The climax is the kind of explosive action Haas excels at writing. No high noon shootouts here. We get an all-out war in the streets of Circle, an over-the-top, balls-to-the-wall finale of gunfire and grade-A violence. There is a final, mano-a-mano moment between Fargo and the villain. But saying much more would spoil the ending.
And I highly encourage any fans of action, adventure, and good old fashioned shoot-em-ups to track it down and experience it for themselves.
Getting to the end of Alaska Steel, I realized how refreshing it was to read an unashamedly masculine story that didn't wink and nod at the audience for a change. Fargo is a man's man. He's only interested in fighting, drinking, and women, and he gets down to business with all three. He's as tough, as cool, and as professional as they come.
He's the kind of hero facing the kind of problems that are played for laughs in most quarters these days. Honestly, the tagline for Alaska Steel sounds almost like something that the Man Plots Twitter bot could have come up with.
With its shirtless Ernest Hemingway avatar and its cheeky offer of availability for script rewrites, Man Plots randomly drops pulp fiction buzzwords into an "elevator pitch" sentence, generating 3—4 action story ideas per day.
Folks, this Twitter account is a gold mine.
And while the whole thing is meant to as a joke, the sad fact is that at least half the ideas it spits out sound better than the neutered, anemic shit Hollywood is passing off as action these days. I'd take any of those plots—and their stoic, hard-bitten heroes—over the mainstream's idea of a "masculine" protagonist any day of the week.
There's an interesting exchange in the first chapter of Alaska Steel. One of Haas' side characters, movie star Roy Hughes, is talking to the movie's director. The director has just expressed incredulous rage over Fargo turning down the promise of a big studio contract to go join the Mexican Revolution:
"Don't you see?" Hughes tipped back the big sombrero. "He's not like the rest of us. We're phonies. And phony things don't satisfy him." There was envy in his expressive eyes. "If I was man enough, I'd trade places with him in a minute."
Neal Fargo inhabits a changing world. The wild places are becoming civilized, and the real struggles for survival are being replaced with phony copies, meant to entertain softer men than him. But Fargo himself is still a man of action. And he actively seeks out the places where his action will have meaning.
To a modern reader in an increasingly sedentary and regulated world, there's something powerful about that idea.
Understanding that idea isn't—and never has been—a joke is what separated the great pulp and men's adventure writers from the winking and sneering postmodern takes we get now. It's what gives their work the same timeless quality as Johnny Cash's soulful rendition of "Big Iron."
In a letter to his son Joel, Ben Haas said the following about writing a pulp western: "All Westerns are fairy stories and outlets for impotent people. The villain must be larger than life; the hero larger than the villain. These are dream-fulfillment books."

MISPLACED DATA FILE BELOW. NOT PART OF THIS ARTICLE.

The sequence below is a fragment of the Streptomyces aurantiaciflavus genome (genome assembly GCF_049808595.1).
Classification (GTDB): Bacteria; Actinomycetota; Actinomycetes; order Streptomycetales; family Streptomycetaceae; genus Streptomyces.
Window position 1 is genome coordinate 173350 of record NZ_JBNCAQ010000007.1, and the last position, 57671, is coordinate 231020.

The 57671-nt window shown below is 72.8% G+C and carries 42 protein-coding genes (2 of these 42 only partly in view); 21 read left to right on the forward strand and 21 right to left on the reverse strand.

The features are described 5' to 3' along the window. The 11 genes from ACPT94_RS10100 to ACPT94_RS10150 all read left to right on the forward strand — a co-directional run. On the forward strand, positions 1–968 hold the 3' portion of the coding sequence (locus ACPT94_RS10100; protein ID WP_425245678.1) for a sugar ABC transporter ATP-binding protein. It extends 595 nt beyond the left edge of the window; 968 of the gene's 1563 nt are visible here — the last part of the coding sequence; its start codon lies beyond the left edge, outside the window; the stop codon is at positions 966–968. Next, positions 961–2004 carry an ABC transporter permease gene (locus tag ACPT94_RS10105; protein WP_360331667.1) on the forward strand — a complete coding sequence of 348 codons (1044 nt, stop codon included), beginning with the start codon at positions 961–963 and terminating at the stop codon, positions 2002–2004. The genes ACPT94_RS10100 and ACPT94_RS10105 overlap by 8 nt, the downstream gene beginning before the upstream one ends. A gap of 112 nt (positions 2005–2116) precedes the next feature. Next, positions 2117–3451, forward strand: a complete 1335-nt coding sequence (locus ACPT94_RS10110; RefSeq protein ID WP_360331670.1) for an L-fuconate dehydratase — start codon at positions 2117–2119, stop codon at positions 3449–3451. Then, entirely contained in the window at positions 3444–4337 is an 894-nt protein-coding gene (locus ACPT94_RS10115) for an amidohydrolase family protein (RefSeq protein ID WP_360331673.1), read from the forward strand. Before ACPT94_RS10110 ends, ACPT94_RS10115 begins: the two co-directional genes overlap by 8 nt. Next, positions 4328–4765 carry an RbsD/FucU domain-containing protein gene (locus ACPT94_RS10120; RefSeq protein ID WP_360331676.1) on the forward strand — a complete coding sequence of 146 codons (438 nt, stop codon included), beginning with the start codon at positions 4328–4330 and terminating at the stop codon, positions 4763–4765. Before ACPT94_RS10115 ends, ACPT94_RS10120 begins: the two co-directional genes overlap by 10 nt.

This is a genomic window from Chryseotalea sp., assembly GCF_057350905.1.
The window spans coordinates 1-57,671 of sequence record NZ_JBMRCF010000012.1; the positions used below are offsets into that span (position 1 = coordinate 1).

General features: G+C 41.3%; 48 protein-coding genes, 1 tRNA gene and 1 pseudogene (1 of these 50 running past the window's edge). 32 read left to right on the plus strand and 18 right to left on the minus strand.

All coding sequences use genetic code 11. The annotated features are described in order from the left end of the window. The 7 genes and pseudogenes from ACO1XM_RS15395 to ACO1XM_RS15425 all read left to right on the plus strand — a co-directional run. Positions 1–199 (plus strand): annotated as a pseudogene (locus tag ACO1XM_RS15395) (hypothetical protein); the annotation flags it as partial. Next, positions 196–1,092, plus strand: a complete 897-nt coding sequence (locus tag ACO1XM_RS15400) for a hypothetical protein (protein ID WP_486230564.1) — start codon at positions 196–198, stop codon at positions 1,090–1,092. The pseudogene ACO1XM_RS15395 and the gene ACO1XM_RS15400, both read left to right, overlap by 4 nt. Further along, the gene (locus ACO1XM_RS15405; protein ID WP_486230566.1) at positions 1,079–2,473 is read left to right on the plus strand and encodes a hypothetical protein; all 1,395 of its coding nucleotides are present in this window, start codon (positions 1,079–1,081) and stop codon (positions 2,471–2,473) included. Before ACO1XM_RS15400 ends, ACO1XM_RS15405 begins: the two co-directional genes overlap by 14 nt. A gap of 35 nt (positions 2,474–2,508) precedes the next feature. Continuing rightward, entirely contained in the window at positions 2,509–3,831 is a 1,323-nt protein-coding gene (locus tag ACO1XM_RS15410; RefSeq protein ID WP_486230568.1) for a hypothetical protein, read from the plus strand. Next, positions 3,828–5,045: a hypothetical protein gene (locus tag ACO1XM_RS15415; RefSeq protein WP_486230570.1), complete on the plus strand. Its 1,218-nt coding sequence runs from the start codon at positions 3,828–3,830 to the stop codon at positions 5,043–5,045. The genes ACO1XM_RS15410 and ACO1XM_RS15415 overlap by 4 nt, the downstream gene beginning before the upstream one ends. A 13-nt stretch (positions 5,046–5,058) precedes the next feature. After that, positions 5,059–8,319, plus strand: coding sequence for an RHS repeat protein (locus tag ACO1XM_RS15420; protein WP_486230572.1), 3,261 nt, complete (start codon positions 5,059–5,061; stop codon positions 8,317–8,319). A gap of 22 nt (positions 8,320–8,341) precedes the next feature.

Haas knew the reader was reaching for a temporary escape. He created characters like Fargo to give it to them without any hint of holier-than-thou irony, smirking, or subversion.
Haas believed in the Man Plot, back when the Man Plot wasn't a punchline.
Some of us—myself included—still do.
Here's a quick question for all you younger readers out there. And by "younger," I mean anyone under 40.
Do you remember the Men's Adventure genre?
You know. Stories about tough guys doing tough guy things. Mack Bolan. The Executioner. Phoenix Force. William W. Johnstone's post apocalyptic Ashes series. Or his amazing standalone adventure, The Last of the Dog Team.
They always featured their alpha male heroes in exotic locations, getting into fist fights, knife fights, and gun fights. The women were always fast and dangerous. The bad guys were always powerful and ruthless. The covers usually depicted some hard case with a gun, striking a tough guy pose with a scantily clad woman nearby. Maybe she had a gun of her own, watching his six. Maybe she was just clutched onto the hero, begging his protection.
Politically incorrect? Maybe. But so what?
As anyone who's been following my recent post apocalyptic reviews can attest, I'm a believer that escapist entertainment doesn't have to make any apologies for what it is, or for what audience its trying to court.
One critic who shares that opinion is pulp sword and sorcery expert Morgan Holmes. In this interview with Legends of Men, he rightly points out that the sword and sorcery genre is a subset of Men's Adventure fiction, and that it's aimed primarily at an audience of young men.
Unsurprisingly, Morgan's opinion ruffled some feathers.
This lengthy response to Morgan's interview by scholar Jason Ray Carney makes the case that sword and sorcery is primarily a gender neutral genre, less concerned with action, adventure, and alpha-male archetypes than with depicting human frailty in the face of natural forces. It also contains this doozy of a quote:
"Gender aside, sword and sorcery dramatizes our gender-neutral, all-too-human fight against (and inevitable defeat by) time."
With all due respect to Mr. Carney, I couldn't come up with a less-exciting description for the sword and sorcery genre if you held a fucking gun to my head.